• a Radiologic technologist specializes in radiograms, not technology, so technician is appropriate.

One could also argue that if the person depends on a specific technology (x-ray machine, Doppler heart monitor), then s/he is a technician. If that person needs to develop or deploy or implement a technology, then s/he is a technologist.

Applying this thought,

  • an Architectural technologist designs technology for new buildings, so technologist is appropriate.
  • a Cardiovascular technologist is dependent on his/her Doppler heart monitor, so technician is appropriate.
  • an Engineering technologist implements technology in the field of engineering, so technologist is appropriate.
  • a Radiologic technologist is dependent on his/her x-ray machine or Dual-energy X-ray absorptiometry instrument or MRI, so technician is appropriate.
  • So why are radiologic technicians calling themselves radiologic technologists? – MrHen Oct 29 '13 at 21:03
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    If they really had distinct jobs, I would think that the radiologic technician would be taking x-rays, while the radiologic technologist would be installing or designing the equipment. The BLS and other sites are muddying the waters by conflating the terms. The direction of the conflation seems to be to call a technician a technologist, not the other way around. – rajah9 Oct 29 '13 at 22:00
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So which title is appropriate for the person who repairs the x-ray system? In brief, a radiologic technologist is the health professional who creates ("techno-"=art, craft of making, word of greek origin) images which are produced with the use of appropriate machines. He/she decides and applies scientific methods according to laws of physics using his/her thought-mind (-logist derives from "logos"= speak/ thought/ mind, a word of greek origin) after receiving recognized tertiary education. A radiologic technologist cannot repair an xray system! Hence, there is a great difference btw the two terms.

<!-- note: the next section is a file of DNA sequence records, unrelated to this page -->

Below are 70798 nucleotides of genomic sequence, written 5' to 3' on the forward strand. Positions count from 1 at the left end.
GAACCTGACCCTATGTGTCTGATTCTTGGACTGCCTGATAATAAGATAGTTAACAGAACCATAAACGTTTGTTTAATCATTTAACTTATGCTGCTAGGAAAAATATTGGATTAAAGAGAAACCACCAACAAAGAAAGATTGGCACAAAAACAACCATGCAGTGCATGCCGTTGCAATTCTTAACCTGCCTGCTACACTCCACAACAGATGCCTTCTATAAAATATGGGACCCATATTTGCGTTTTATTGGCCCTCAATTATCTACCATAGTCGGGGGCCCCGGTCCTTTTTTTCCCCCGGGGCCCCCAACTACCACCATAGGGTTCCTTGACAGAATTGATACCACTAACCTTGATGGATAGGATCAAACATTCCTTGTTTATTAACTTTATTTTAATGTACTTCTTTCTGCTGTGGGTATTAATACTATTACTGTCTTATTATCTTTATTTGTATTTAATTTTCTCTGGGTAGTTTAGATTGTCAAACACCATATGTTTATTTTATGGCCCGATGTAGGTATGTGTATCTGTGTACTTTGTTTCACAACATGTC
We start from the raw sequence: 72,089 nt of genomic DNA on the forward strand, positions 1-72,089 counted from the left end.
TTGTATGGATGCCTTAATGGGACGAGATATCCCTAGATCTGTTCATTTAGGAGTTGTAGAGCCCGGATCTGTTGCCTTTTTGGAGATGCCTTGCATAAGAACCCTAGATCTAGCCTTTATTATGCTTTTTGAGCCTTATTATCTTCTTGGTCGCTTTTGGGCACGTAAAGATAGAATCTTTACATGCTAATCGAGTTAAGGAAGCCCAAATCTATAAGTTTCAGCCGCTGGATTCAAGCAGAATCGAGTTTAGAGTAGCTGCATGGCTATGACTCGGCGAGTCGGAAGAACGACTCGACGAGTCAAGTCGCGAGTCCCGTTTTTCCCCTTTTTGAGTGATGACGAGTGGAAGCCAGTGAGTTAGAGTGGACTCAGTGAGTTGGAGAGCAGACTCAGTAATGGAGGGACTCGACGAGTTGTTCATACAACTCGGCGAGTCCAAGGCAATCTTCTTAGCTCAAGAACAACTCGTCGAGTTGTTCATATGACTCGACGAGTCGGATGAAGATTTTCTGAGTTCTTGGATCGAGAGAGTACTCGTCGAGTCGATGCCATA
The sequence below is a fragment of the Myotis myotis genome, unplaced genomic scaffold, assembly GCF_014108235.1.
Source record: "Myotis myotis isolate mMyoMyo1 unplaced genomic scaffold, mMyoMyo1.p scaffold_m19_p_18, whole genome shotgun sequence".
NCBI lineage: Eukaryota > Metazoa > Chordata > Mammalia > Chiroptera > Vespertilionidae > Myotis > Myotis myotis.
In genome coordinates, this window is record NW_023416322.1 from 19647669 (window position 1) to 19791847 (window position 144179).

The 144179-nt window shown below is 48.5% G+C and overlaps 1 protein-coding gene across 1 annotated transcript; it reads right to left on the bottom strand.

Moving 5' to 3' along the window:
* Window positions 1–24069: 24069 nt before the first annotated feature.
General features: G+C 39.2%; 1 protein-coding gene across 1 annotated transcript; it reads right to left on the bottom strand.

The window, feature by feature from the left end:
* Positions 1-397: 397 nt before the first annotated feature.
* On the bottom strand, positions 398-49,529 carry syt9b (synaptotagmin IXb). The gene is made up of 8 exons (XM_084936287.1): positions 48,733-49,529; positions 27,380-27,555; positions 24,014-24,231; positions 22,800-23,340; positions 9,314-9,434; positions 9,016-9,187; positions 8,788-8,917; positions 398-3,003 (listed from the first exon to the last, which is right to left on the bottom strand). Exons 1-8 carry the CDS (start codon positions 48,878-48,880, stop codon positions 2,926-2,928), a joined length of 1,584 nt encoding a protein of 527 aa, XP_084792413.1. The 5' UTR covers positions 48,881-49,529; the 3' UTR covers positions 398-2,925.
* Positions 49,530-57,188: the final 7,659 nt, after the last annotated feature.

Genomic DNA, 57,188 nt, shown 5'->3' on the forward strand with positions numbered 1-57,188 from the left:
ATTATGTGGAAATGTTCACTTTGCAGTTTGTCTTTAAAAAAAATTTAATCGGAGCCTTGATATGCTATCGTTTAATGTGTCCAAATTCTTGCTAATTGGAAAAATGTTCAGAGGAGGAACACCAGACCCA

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By your logic, a radiologic technician would more aptly be applied to an individual who uses x-ray emitting equipment in a mechanical fashion. Possibly on welds and other inanimate objects. Imaging people, especially those in pain requires a higher level of understanding of both the human body and radiation physics. Different size bodies require different amounts of radiation applied, referred to as technique. This must be done in a way that minimizes the radiation dose to the patient. People with broken bones don't want to stretch them out in a way that demonstrates the break and the technologist must find a way to do so. For some exams, the RT is required to administer medications and contrast material. These can cause harm if not done properly. These things are taught in college and tested by a national certification board exam administered by The American Registry of Radiologic Technologists. This board exam is similar to all other health care professionals such as physicians, nurses, respiratory therapists, physical therapists, and so many more that most people don't know about. Modern health care is way more complex than what can be administered by a doctor and his nurse. I would certainly not want my doctor or his nurse to try to take my x-rays and neither should you. So why should they be called a technologist? Because after passing their board exams they get to add the credentials to their name RT (R). Radiologic Technologist (Radiography).

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    This is an interesting viewpoint, but it basically boils down to the last sentence: You call them a technologist because that's what the board decided to call them. That doesn't really offer a distinguishing feature between the two words, so "title inflation" could still be the real reason. – Hellion Jan 13 '17 at 21:08
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If you are putting forth that a technologist is a more inflated title than a technician then why would you deny that title to one who has acquired the education and credentials? There are limited license "technicians" many of whom work in small clinics and have limited training. They might also do phlebotomy and vitals and so on. They do not do tomograms, contrast injection or more complicated exams. The title is earned and separates the level of education one has achieved.